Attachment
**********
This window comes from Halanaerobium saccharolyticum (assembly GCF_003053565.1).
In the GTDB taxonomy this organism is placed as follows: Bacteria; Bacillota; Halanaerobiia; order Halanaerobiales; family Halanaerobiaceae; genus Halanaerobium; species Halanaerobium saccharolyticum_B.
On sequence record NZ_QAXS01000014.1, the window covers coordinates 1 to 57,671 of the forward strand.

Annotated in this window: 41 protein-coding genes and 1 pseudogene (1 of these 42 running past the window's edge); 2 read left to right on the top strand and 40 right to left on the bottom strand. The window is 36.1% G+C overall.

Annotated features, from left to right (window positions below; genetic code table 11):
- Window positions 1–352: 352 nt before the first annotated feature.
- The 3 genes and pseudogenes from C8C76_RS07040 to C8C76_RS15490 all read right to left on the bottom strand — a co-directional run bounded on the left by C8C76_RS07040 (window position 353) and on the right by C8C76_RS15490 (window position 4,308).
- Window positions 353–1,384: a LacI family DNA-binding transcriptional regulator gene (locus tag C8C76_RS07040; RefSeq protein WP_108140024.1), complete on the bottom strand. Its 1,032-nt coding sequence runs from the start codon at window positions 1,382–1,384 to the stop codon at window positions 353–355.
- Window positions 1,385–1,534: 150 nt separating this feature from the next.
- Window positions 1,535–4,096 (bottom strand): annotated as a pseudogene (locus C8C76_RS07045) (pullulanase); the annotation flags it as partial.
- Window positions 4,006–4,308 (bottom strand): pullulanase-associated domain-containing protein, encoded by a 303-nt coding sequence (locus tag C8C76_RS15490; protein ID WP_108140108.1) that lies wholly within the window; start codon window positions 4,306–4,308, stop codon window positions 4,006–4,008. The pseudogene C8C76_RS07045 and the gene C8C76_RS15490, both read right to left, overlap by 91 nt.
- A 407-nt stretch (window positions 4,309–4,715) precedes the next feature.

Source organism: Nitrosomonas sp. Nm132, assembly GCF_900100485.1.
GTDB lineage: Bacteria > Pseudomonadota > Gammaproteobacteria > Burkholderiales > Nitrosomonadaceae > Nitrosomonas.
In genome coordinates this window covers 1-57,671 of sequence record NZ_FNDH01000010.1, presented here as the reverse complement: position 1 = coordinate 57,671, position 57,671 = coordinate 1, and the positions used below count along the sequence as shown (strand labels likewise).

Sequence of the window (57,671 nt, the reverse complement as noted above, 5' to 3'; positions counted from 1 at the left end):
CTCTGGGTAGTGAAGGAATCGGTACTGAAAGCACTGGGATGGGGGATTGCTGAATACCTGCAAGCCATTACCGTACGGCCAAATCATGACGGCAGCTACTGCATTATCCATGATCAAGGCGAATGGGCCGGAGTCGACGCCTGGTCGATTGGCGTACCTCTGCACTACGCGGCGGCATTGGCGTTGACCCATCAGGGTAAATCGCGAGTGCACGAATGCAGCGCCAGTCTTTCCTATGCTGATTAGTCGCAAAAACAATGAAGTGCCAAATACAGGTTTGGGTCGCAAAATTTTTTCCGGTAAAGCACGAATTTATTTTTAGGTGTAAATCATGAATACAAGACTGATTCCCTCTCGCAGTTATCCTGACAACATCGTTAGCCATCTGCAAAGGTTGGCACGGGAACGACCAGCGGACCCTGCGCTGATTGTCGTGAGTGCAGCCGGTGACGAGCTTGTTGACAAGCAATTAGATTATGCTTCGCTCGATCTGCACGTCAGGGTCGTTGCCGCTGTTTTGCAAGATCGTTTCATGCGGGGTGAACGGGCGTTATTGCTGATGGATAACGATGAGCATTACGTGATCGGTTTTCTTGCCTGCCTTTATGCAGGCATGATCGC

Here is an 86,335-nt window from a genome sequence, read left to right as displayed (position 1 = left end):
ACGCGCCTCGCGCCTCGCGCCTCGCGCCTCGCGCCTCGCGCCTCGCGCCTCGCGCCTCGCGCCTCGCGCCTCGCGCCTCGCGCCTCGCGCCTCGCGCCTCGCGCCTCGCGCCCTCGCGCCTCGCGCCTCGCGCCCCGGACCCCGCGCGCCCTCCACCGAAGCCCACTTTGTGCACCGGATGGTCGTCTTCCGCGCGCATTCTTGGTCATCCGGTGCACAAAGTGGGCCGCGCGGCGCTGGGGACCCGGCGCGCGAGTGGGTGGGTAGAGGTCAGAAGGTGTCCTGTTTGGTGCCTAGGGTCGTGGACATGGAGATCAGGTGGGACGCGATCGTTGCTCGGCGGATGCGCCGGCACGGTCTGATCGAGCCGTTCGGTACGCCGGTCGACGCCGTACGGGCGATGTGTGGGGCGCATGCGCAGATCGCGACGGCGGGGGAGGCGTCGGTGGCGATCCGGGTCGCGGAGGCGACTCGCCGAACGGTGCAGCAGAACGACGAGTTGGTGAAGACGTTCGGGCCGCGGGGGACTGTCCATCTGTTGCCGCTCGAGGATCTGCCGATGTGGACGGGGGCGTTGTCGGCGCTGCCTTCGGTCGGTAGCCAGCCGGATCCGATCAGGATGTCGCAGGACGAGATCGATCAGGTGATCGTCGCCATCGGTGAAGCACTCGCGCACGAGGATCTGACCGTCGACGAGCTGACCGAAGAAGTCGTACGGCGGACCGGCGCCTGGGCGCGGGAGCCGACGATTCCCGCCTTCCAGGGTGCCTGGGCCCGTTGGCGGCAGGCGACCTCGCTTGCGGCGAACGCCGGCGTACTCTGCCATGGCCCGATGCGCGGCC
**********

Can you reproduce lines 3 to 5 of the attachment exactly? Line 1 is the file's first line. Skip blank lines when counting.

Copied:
On sequence record NZ_QAXS01000014.1, the window covers coordinates 1 to 57,671 of the forward strand.

Annotated in this window: 41 protein-coding genes and 1 pseudogene (1 of these 42 running past the window's edge); 2 read left to right on the top strand and 40 right to left on the bottom strand. The window is 36.1% G+C overall.

Annotated features, from left to right (window positions below; genetic code table 11):